8 Milking the poor - How EU subsidies hurt dairy producers in Bangladesh 9 Milking the poor - How EU subsidies hurt dairy producers in BangladeshNoorjahan, a dairy farmer 41Dairy farmer Noorjahan lives in a small house with her daughter andone cow close to Sirajganj city in central Bangladesh. The cow givesher milk, which she sells to the dairy company, Milk Vita, for Taka 30 (€0.29) per litre. The income from the milk covers most of her householdcosts and enables her to pay for her daughter’s preparation classesfor college. But Noorjahan argues that dairy processors like Milk Vitashould pay a larger share of the retail price to farmers. Noorjahanthinks she should get at least 40 taka (€ 0.39) per litre. Currently, thefarm gate price of milk does not leave much profit after the costs ofrearing the cows are met.Waz Ali, a dairy farmer 42Waz Ali is a dairy farmer in Sirajganj, a major dairy hub, who owns 23cows producing 100 litres of milk a day – a relatively large farmer forBangladesh. He said that his income fell from Taka 24,000 (€ 234) aweek before the price was cut to Taka 18,000 (€ 176) a week after. “Isold one of my cows last month to pay micro credit instalment as myweekly income from milk sales dropped by Tk 6,000 (€ 59) because ofthe price cut”, said Waz Ali.to milk producers in the African, Caribbean andPacific (ACP) 46 states with whom the EU hasformal trade and aid agreements. Even relativelysmall volumes of EU exports to smaller ACPmarkets can have an impact on the local dairysector, given the volume of EU exports relativeto national ACP market demand. Increased milkpowder imports can reduce both demands for,and prices of, locally produced milk, disruptingthe development of local supply chains. 47 NGOshave long shown the devastating impacts ofcheap dairy imports in Africa and the Caribbean,as a result of the CAP. 48In Bangladesh, the Bangladesh Milk ProducersCooperative Union, known as Milk Vita, had virtuallycollapsed by the mid-1980s, with problemattributed to unfair competition from importsflooding in from subsidised over-production inEurope. 49 At Milk Vita, the gap between milksupply and demand was originally met by recombiningbutter oil and skimmed milk powder(that DANIDA and the EU provided) into liquidmilk. By the end of the 1970s, village cooperativeshad been established and annual milkcollection from some 36 000 smallholders hadbeen built up to 15 million litres. But by the mid1980s, Milk Vita had virtually collapsed, collectingless than 3 million litres of milk a year. Thecollapse was attributed to unfair competitionfrom imports flooding in from subsidized overproductionin Europe. At this time whole milkpowder was retailing at less than 20 percent ofits cost price in Europe and one-third of the costof milk production in Bangladesh. 50A counter-argument put forward by some isthat the EU milk powder imports increase theavailability of dairy products, particularly inurban areas, and benefit consumers who mightnot otherwise be able to afford them. In manyAfrican countries, for example, domestic supplycannot keep up with the growth in domestic de-mand. In Bangladesh, the domestic supply cannotmeet the demand because of the continuedunderdevelopment in the sector. In addition tothis, the middle and upper class tend to prefermilk powder due to its practicality, reliability andmarketing. The poorer sections of the populationtend to avoid consumption of milk due to limitedavailability and high prices. Increased domesticproduction and availability of fresh quality milkwould help solve these problems.Milk powder imports increase competition withdomestic milk producers and reduced incentivesfor domestic investment and expansion andalso deter small producers from producing moremilk to satisfy local demands. Looking at recentprices it is important to note that although localmilk is currently slightly cheaper than importedmilk, imported milk powder is not only comparablein terms of price, but also more intensivelymarketed than local milk.To support dairy farmers the Bangladeshigovernment has imposed a certain level of tradetariffs on imported milk powder. Tariffs have fallenin recent years from as high as 75 per cent in2007 to a proposal in the last budget to reducethem to as low as 5 per cent. 53 This promptedprotests from local milk producers for whom tariffsare their only protection against competitionfrom developed countries’ milk powder brands,including subsidised EU milk.A local entrepreneur in the dairy sector said:“The local dairy industry is not getting momentumbecause of the government’s excessiveliberal policy”. 54Domestic milk prices are no longer controlled,and the government eliminated direct subsidiesto farmers in 1996 and only temporarily reinstatedsmaller subsidies in 2002 before soondiscontinuing them. 55 The government providessubsidies only to Milk Vita in the form of lowMilk Prices in supermarkets Dhaka-Bangladesh– July 2011 51Local Fresh Milk:Milk Vita 1 liter = 52 TakaAarong (BRAC) 1 liter = 52 TakaPowder Milk: (400 g of powder makes 3.1 litres of milk) 52400g Aarong 180 Taka (local)400g Starship 180 Taka (Australia)400g Marks 195 Taka (New Zealand)400g Farmland 200 Taka (New Zealand)400g Dano 210 Taka (Denmark)400g Red Cow 215 Taka (New Zealand)400g Diploma, 220 Taka (New Zealand/Australia)400g Anchor 245 Taka (New Zealand)500g Milk Vita 210 Taka (local)500g Aarong 240 Taka (local)500g Pran 240 Taka (local)500g Dano 257 Taka (Denmark)Note: During Ramadan and Eid, fresh milk prices tend to rise to 70Taka per litre.interest loans, grants and project funds – usefulsupport to the company but which preventsother milk processing firms from competing inthe market. 56 The dairy industry’s contributionto the national GDP is around 2.7 per cent, yetthe government’s budget allocation to the sectoris ten times less, at just 0.27 per cent. 57 Thus,the government in Bangladesh should seek toemploy a comprehensive strategy to ensure thatits dairy farmers are supported and invest in thedairy sector so that it develops its potential andcompetitiveness.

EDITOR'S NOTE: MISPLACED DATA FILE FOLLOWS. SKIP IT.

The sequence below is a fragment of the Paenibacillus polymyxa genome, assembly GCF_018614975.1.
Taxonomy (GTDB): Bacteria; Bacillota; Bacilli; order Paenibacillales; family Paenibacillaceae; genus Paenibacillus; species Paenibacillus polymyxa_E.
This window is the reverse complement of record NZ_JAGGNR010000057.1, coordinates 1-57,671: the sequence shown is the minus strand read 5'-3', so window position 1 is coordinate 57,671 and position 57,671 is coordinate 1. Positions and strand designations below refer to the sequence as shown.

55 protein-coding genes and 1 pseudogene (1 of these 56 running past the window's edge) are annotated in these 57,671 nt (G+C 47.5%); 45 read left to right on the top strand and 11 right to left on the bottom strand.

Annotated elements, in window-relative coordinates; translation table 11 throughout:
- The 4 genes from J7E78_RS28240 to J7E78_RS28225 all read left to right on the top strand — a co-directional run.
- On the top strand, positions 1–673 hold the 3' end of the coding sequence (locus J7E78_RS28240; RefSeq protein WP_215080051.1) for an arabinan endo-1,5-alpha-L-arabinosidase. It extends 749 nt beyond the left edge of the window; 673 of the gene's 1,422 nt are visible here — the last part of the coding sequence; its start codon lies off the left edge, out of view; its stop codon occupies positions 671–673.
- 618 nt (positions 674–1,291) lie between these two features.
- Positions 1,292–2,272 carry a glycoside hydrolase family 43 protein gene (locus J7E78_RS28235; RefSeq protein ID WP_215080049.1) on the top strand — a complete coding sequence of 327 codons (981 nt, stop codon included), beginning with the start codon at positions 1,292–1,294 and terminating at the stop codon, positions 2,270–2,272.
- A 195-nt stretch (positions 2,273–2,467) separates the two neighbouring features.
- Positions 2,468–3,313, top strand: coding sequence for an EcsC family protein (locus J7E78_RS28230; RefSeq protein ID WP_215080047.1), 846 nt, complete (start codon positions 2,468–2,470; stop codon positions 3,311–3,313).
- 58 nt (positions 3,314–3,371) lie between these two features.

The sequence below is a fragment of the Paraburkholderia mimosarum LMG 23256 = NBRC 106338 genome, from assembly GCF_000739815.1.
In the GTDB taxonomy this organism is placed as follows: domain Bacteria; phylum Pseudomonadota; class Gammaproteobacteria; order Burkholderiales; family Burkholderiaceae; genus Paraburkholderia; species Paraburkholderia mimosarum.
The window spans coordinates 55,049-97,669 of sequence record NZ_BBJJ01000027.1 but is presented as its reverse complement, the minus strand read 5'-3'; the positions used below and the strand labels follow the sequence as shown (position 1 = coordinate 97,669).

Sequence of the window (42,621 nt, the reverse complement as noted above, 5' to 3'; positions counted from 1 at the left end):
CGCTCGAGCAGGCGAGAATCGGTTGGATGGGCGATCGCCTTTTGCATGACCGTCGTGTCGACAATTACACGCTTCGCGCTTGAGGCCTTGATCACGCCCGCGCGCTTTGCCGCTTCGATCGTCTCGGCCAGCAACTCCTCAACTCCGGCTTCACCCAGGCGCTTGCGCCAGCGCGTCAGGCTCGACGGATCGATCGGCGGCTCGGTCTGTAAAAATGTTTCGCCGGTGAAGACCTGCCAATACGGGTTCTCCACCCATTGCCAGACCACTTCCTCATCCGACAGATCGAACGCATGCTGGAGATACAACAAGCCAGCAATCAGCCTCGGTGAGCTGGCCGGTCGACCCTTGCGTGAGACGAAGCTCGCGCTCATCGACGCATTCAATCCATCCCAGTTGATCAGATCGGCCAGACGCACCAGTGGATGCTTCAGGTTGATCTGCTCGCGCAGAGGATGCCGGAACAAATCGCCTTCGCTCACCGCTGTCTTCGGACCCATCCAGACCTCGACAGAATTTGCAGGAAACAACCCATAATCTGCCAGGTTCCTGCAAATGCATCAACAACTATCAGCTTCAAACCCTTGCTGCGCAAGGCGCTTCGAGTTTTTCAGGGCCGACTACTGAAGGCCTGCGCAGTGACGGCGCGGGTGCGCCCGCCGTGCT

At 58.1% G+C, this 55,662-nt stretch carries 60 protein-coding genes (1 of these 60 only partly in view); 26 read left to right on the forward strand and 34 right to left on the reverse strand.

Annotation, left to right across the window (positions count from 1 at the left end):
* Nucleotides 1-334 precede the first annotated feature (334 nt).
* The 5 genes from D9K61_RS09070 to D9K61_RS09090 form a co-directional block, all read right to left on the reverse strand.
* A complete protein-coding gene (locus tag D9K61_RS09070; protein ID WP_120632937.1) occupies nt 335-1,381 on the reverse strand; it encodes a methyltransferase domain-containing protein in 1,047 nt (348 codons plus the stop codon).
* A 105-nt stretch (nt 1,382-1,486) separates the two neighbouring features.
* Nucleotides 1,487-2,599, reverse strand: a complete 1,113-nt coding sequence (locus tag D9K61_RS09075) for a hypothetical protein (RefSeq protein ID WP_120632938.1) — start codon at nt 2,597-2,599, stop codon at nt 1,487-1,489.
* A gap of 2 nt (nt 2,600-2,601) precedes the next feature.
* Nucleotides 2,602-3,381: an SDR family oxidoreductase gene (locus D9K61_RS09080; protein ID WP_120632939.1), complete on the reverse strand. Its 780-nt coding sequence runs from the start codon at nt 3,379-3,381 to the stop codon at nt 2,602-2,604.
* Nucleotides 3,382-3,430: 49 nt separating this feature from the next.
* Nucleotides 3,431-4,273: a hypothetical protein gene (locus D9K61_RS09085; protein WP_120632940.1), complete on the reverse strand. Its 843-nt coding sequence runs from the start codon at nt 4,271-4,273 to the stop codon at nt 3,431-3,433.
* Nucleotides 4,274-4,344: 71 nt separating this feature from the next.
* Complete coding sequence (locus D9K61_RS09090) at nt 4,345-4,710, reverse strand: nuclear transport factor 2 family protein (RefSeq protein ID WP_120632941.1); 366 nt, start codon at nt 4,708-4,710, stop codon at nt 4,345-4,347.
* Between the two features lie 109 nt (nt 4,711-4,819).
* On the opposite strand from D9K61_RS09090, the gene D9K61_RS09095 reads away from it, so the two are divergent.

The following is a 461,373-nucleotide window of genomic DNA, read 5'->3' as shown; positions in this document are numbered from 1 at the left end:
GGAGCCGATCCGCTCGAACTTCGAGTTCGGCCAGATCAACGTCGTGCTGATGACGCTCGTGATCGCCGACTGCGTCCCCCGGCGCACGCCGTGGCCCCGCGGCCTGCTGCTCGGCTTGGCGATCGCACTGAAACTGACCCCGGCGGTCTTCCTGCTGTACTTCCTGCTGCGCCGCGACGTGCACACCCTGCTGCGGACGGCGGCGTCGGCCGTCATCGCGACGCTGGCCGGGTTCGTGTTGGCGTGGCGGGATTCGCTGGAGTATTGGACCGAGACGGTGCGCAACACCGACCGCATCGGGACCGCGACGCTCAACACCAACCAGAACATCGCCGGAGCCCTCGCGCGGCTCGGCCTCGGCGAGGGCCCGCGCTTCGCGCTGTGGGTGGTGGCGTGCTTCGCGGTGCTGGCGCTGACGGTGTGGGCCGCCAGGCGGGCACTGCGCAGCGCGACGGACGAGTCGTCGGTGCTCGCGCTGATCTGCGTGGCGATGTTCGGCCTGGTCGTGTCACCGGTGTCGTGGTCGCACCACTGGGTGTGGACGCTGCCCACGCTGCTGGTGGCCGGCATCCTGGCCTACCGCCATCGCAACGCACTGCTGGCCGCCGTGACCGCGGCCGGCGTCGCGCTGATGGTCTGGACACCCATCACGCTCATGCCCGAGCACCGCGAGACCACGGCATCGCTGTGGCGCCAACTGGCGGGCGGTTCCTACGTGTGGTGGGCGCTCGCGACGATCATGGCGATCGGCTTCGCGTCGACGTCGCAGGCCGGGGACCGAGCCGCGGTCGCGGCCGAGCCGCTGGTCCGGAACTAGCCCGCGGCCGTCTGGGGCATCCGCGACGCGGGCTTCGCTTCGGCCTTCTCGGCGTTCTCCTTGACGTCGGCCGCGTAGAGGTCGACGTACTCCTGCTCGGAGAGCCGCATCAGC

10 Milking the poor - How EU subsidies hurt dairy producers in Bangladesh 11 Milking the poor - How EU subsidies hurt dairy producers in BangladeshArla Foods: Profiting fromexports of subsidised milkOne of the biggest exporters of milk powder toBangladesh is the Danish-Swedish dairy giantArla Foods, which has supplied between 3.700and 6,000 tonnes of milk powder to Bangladeshper year in recent years. 58 Arla Foodsmanufactures the leading foreign milk powderbrand in Bangladesh – Dano, which has recentlyaccounted for over 20 per cent of all milk salesin the country. 59 Dano milk powder is mainlyexported as bulk and repacked into consumerbags at a plant in Bangladesh that employsaround 50 people. 60The box below 61 shows that Arla has been alarge exporter of milk to Bangladesh for manyyears and that a fall in Arla’s exports coincidedwith the melamine scandal in 2008. Since then,exports have started to pick up again.Arla has received nearly one billion Euros insubsidies from the EU since 2000 62 , allowing itto establish a strong position in the Bangladeshidairy market. Although direct EU support to Arlahas reduced in recent years, the farmers supplyingArla continue to receive substantial subsidies.Arla Foods Exports of Milk Powder toBangladesh 1988-2008Arla Foods’ literature does not mention theadverse impacts that its milk powder exportsmight have on Bangladeshi dairy farmers. Bycontrast, the most recent press release (from2007) mentioning Dano on Arla Foods’ websiteis entitled ‘Dano sales are booming in Bangladesh’,and notes that “Dano milk powder is areal hit with Bangladeshi consumers”. In 2006,they drank 240 million glasses of the product.”We’ve succeeded in doubling sales over nineyears, a result we’re very proud of,” a companyspokesperson was quoted as saying. 63The trade is certainly profitable. Arla Foods’milk powder for consumers 64 , which is exportedprimarily to developing countries, generatedrevenues of DKK 831 million (€ 112 million) in2010 (1.7 per cent of total company revenues). 65According to Arla Foods, sales of milk powderin developing countries generate more earningsthan sales of high quality cheese to Danishconsumers. 66 Around 15 per cent of Arla Foods’whole milk powder exports go to Asia, but thecompany does not provide figures on how muchprofit it makes from sales in Bangladesh. 67Corporate social responsibilityArla Foods says it is a socially responsiblecompany and produces an annual corporatesocial responsibility (CSR) report. Since 2008,Arla Foods has also been linked to the GlobalCompact, a UN voluntary initiative to promoteethical business practices. 71 Arla Foods statesthat it:“has a responsibility for society, the environmentand the people who interface with our productsand production...Arla Foods addressesethical and quality matters in a sustainable andresponsible manner, in order to safeguard thecompany’s reputation and profitability. Our objectiveis to develop our business on a foundationof long-term perspectives with respect for,and in harmony with, our surroundings. 72 ”In the company’s code of conduct - called ’OurResponsibility’ - Arla Foods states:“We support competition on equal terms... Weinteract with local communities and contribute totheir development... In the markets in which weare a major player, we have the added responsibilityof not abusing our position. 73 ”Some of these claims - e.g. that Arla Foodscontributes to the development of local communities- are questionable in light of Arla Foods’subsidised milk powder exports to Bangladesh.Arla Foods’ only CSR project in Bangladesh iscalled “Children for Life”, which provides oneglass of milk a day to around 800 children in threecountries – Vietnam, the Dominican Republic andBangladesh. The project costs DKK 1 million (€134,228), which amounts to 0.08 per cent of thecompany’s net profits in 2010. In Bangladesh, theproject begun in 2010 and “provides teaching,food and milk” for 235 pupils at a school in theslum area of Korali on the outskirts of Dhaka. 74Arla Foods’ primary donation in the project isArla’s own imported milk powder. Yet, a 2007study for the FAO states: “School milk feedingschemes based on imported pre-packed milkare seen as counter-productive to sustainablesmallholder dairy development”. 75Arla FoodsArla Foods is a global dairy company and a co-operative owned mainly byDanish and Swedish dairy farmers, plus a small number of German farmers.Arla Foods has a virtual monopoly on milk and dairy production inSweden and Denmark and is Scandinavia’s biggest producer of milk powder,which it manufactures in two factories in Denmark and its newest onein Sweden 68 . It has production facilities in 13 countries and sales officesin a further 20, with more than 16,000 employees. Its best known brandsinclude Arla, Lurpak and Castello, which it sells to over 100 countries.Arla Foods’ largest market is the UK, where it is the second largest dairycompany; it is currently building the world’s largest milk dairy in London. 69In 2010 the company’s turnover was DKK 49 billion (€ 6.6 billion); and itsnet profit was DKK 1.27 billion (€ 170 million). 70Furthermore, the company’s CSR report is explicitin stating that this CSR project is intimatelyrelated to its sales strategy. Its 2010 report states:“The Children for Life project was conceived...by the department responsible for sales of milkpowder across the world”. It also states: “Apartfrom the three countries in which the Childrenfor Life project is currently running, Nigeria andChina are also important markets for Arla Foods’milk powder. For this reason, there are plans toset up similar projects there”. 76